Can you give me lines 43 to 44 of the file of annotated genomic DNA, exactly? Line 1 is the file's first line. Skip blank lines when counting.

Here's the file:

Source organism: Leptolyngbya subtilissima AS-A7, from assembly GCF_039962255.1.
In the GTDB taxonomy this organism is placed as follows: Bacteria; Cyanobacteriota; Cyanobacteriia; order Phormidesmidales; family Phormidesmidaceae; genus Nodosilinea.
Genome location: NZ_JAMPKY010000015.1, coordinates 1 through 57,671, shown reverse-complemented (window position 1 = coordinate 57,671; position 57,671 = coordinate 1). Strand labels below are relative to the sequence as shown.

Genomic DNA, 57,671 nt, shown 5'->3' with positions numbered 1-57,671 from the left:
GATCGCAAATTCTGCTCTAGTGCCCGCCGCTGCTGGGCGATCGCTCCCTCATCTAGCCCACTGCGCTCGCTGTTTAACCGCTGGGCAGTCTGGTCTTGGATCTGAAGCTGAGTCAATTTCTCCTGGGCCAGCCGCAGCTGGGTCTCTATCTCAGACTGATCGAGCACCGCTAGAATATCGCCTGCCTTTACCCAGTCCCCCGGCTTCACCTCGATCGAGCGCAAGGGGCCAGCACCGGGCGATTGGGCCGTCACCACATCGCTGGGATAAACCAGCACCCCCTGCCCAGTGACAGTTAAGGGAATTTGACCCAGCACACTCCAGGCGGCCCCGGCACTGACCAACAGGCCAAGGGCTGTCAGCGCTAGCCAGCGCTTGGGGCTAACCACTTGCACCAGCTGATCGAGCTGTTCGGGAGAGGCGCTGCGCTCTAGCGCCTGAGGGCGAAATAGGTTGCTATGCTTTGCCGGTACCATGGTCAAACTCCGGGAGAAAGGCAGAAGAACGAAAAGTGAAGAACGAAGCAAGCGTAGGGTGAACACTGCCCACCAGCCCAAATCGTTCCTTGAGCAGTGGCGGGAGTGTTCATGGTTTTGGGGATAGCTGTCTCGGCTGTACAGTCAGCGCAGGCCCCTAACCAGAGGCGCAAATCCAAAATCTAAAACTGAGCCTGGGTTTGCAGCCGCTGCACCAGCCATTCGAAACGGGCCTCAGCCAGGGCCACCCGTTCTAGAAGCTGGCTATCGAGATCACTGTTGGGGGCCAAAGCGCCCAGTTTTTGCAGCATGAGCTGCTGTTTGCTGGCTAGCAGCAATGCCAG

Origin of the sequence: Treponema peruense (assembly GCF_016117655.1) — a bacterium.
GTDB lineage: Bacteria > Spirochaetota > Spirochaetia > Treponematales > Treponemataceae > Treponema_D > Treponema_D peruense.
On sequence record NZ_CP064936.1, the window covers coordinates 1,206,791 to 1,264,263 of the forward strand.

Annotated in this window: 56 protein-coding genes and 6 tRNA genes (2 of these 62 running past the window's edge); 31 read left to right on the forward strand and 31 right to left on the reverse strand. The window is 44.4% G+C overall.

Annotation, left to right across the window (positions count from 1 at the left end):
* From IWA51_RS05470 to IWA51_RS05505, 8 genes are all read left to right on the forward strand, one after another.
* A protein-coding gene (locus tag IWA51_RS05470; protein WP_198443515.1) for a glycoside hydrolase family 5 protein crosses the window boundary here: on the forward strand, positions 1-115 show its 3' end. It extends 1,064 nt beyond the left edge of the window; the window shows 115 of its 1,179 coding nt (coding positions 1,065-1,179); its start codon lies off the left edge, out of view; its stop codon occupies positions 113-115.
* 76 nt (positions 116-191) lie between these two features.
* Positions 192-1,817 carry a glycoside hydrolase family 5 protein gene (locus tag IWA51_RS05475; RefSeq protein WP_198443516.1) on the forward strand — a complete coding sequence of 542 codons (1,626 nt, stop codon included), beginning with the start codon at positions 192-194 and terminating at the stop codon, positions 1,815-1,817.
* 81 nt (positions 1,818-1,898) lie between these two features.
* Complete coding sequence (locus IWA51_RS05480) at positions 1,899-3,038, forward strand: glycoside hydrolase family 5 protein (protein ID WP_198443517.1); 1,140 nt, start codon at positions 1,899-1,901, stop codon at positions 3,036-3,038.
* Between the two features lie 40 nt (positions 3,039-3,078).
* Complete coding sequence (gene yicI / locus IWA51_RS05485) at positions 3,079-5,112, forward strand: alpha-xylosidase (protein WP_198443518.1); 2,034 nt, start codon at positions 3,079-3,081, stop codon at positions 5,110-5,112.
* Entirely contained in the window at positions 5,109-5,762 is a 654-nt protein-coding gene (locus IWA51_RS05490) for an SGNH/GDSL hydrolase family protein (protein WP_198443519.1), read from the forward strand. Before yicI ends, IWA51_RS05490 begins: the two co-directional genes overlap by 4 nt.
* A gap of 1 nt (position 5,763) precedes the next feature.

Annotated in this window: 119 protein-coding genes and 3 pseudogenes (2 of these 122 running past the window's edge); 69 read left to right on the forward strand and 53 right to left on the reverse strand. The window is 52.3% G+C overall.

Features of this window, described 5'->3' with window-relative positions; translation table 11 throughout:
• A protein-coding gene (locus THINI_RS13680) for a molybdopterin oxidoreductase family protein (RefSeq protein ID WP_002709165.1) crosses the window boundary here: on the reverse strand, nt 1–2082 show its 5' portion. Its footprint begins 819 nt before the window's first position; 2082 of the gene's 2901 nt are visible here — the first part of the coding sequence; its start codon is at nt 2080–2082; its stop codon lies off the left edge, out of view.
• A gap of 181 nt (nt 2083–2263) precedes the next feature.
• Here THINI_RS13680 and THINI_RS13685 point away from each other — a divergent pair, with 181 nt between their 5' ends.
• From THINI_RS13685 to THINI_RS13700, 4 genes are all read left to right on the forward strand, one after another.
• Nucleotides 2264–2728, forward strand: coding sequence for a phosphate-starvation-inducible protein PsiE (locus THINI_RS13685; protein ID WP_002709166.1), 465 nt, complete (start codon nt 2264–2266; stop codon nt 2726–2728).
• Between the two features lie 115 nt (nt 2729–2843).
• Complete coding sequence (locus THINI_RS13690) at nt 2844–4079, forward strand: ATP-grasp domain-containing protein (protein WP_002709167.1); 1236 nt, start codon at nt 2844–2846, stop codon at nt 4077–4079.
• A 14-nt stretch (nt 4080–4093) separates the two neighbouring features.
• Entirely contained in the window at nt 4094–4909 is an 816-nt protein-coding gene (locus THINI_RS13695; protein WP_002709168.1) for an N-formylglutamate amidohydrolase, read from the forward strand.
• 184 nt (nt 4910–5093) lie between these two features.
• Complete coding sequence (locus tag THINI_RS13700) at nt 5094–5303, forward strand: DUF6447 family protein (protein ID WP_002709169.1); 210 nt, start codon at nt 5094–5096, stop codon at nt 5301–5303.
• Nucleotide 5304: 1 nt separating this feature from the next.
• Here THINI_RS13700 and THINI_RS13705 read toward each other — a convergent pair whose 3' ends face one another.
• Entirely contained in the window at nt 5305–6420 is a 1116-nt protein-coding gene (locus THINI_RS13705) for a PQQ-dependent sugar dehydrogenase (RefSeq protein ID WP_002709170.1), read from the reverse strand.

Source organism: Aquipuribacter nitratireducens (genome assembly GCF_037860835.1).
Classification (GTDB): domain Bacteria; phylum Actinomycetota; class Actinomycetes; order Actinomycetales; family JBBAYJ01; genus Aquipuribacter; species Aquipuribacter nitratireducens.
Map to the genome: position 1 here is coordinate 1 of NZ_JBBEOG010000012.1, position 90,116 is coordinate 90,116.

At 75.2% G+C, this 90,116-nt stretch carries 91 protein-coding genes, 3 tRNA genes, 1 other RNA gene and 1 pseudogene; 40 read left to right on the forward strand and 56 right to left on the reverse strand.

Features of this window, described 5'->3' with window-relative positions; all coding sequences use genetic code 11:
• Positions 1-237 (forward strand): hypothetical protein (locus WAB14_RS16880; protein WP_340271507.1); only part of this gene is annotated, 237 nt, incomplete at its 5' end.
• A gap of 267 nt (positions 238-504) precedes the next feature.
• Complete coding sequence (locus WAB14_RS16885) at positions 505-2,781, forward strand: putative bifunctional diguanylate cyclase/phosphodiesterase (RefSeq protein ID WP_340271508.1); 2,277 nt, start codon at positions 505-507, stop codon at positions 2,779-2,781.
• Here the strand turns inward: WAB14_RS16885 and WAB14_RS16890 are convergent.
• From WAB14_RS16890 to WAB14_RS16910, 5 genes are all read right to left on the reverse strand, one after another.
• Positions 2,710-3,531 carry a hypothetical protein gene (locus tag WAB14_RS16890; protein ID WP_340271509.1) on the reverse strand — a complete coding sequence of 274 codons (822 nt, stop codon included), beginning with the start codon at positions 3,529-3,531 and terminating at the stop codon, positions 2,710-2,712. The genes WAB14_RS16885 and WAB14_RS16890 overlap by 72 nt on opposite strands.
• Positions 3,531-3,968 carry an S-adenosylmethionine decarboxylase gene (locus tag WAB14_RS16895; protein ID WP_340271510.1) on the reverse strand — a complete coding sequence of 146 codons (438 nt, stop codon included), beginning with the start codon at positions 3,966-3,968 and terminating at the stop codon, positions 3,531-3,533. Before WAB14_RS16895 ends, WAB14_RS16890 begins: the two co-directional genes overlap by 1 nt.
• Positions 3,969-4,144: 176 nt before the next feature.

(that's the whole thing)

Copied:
• A gap of 267 nt (positions 238-504) precedes the next feature.
• Complete coding sequence (locus WAB14_RS16885) at positions 505-2,781, forward strand: putative bifunctional diguanylate cyclase/phosphodiesterase (RefSeq protein ID WP_340271508.1); 2,277 nt, start codon at positions 505-507, stop codon at positions 2,779-2,781.